The toughest single-hand rod fishing.

Try salmon fishing using a 10 feet 9 weight rod.
The wait is finally over, the winter has come and come and spring has turned into summer. Finally, the salmon fishing season is here. Many new and beautiful flies have been tied. Perhaps you have even tied a few extra large flies in order to try for the large spring salmon in high and cold water. June on a Norwegian salmon river is, as often said before, one of the most beautiful times there are for a salmon fisher. The river valley is green and lush, the river level is good and the large salmon are entering its childhood river. As you rig the rod, look out at the river, and find that tube fly you just know will fool a salmon today, the experience is perfect. The tube fly is tie to the tippet, you make sure the knot is strong enough, and then you slowly move towards the river.

What a moment this is; to once again feel the river flow against your waders. You pull the sinking line off the reel, and place the first casts where you know salmon will lie. After a few casts with excitement running high you feel that heavy pull of a large salmon deep down in the river. You lift the rod and get the feedback you have been looking forward to – the salmon is hooked and the fight begins! And you might be holding on to a heavily bent single handed rod.

This gives me a great kick every single time. The feeling of fishing with such a light, but yet powerful rod, on a large, high flowing river is just fantastic. It is something about the roaring river and the light rod that creates this kick.

Dry fly fishing during low water summer conditions is often described as the most exciting type of salmon fishing there is. I agree that this is very exciting, but it is actually possible to experience even greater excitement.

My experiences of what makes exciting fishing decided by the river conditions at any given time. I mostly fish the rivers Gaula and Orkla. When these rivers flow at medium high or high water levels most people use double handed rods from 12,6 to 15 feet in length. This makes sense, as we’re dealing with large rivers with high water levels, fishing sinking lines and tube flies. This will never become boring, I’m not saying that, but there is another fishing method that can increase the excitement even more. It is so much fun and excitement to fish a single-hander on such big rivers, it’s almost like playing tennis using a spoon.

I constantly push my own limits as a fly fisherman, this is a constant process. Many dreams have come through during my fishing trips, but new dreams and goals are born all the time. It is this that drives me forward, and increases the fishing pleasure. It is only a few years ago when people did not really talk much about single handed rods and sinking lines, but today it is very possible to combine the two in a simple and easy way. Previously, single handed rods were mostly used for fishing floating lines during summer conditions.
Guideline introduced their Double Density sinking lines 5-6 years ago, and after this the use of sinking lines changed completely. Now anyone could use sinking lines, as they are easier to cast. Long before these lines arrived I had fished sinking lines on single handed rods, it just became so much easier with these new lines. It used to be hard work to fish a sink2 line, now even a sink 4 was easy. Over the past few years I have grown very fond of single handed rods around 10 feet long in a 9 weight. This combination of the length line class offers a feeling of raw power and at the same time sensitivity. I fish such a rod when the river is high, and mostly using sinking lines. The length of the shooting heads will be around 10-10,5 meters with sinking rates 1-4, and around 8 meters for sinking rates 5-7, depending on how many classes I will go up. With lines correctly adapted to the rod this is pure joy to cast, it just has to be tried.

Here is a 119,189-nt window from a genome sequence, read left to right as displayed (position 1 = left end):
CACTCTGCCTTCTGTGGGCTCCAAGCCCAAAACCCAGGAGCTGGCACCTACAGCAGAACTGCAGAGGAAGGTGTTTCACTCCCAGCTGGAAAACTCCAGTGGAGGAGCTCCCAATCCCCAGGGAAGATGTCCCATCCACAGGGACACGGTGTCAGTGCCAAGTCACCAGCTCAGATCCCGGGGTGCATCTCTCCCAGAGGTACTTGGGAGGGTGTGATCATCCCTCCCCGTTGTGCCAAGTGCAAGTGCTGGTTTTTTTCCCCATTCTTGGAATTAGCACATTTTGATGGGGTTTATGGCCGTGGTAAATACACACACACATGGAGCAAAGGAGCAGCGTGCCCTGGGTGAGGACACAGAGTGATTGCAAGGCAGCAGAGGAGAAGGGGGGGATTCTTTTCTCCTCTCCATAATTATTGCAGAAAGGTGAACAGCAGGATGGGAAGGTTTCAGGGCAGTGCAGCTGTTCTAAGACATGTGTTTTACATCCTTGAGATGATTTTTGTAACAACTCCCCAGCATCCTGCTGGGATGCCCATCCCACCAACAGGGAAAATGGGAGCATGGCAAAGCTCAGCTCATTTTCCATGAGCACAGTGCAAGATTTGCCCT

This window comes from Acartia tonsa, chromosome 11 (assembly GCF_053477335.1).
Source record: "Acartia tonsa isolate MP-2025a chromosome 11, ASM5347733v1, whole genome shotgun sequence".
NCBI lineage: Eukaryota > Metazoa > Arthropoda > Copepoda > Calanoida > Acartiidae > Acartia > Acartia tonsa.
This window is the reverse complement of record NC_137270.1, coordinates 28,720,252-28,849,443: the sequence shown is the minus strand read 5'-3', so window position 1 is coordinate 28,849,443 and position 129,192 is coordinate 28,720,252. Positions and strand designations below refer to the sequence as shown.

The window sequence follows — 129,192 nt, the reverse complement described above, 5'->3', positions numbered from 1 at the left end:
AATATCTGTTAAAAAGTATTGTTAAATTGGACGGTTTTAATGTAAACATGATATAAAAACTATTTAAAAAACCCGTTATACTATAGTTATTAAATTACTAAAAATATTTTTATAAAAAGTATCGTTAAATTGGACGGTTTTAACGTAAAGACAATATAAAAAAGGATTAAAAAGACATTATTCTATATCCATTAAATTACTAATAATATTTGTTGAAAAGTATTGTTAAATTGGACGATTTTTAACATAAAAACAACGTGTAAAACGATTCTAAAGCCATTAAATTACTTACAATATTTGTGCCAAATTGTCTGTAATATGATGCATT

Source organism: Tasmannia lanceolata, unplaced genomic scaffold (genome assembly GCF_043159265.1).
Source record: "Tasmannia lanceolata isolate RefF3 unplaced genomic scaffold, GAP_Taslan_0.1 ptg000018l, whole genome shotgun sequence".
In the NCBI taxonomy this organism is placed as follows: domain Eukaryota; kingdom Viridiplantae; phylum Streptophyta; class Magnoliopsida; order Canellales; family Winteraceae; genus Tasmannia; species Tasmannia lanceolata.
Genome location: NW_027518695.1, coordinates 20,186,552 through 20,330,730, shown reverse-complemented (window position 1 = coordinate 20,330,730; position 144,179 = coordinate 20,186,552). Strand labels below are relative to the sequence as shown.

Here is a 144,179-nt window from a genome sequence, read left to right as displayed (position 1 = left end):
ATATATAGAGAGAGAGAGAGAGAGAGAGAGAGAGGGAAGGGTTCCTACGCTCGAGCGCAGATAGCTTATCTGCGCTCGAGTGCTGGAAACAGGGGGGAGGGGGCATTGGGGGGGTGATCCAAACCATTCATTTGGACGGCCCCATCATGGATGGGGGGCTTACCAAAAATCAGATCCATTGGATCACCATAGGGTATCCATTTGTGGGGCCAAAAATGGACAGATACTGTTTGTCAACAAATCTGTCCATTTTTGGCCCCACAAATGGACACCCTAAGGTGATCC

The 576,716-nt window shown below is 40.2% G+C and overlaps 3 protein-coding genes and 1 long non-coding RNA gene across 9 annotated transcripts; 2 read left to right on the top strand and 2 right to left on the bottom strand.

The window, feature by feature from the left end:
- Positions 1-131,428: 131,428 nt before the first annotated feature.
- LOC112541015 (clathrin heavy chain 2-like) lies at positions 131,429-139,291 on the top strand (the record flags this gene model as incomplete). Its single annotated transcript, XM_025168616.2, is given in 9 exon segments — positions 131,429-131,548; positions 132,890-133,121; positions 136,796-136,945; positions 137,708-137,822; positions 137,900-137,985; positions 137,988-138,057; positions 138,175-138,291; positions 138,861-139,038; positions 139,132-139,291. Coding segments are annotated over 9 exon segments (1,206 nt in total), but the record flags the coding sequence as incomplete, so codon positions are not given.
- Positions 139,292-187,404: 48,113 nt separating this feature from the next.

I mostly use single handed 8 weight rods. This is the all-round rod for fishing single hand rods on the big rivers when the spring flood has passed. When the river is really high and fast flowing I use a double handed rod. But often the salmon will swim close to the bank when the river is high. I want to challenge the large early season salmon armed with a single hand rod, and during such conditions an 8 weight might be a bit light. The reason for this is not only the fight with large salmon, but also because it is very difficult to fish singe handed rods on a big river using sinking lines and tube flies. This is the right medicine for fishing big rivers in flood, heavy sinking lines and large tube flies, so the extra power of a 9 weight single handed rod is needed and can enable you to fish single handers during such conditions. AFTM class 9, either a 8/9 or 9/10 would be classes that most people associate with double handed rods. I believe that the feeling this weight class gives on a 10 feet single handed rod is totally different to what you’ll get from a double handed rod, it’s hard to understand this feeling until you have tried it for yourself.

It is important to know that the weight difference between an 8 weight and a 9 weight rod from the same range and in the same lengths is 5-10 grams, which you will not be able to notice. The weight of the shooting head for the 8 weight rod will vary between 20-22 grams, and between 23-25 for the 9 weight. I have had positive experiences with Guide Line’s Power Taper single hand 8/9 weight sinking lines for the 9 weight rod. I often use sinking lines with my 8 weight rod, this if fine with lines as heavy as sink ¾, but with the 9 weight sink rates all the way up to sink 7 works great.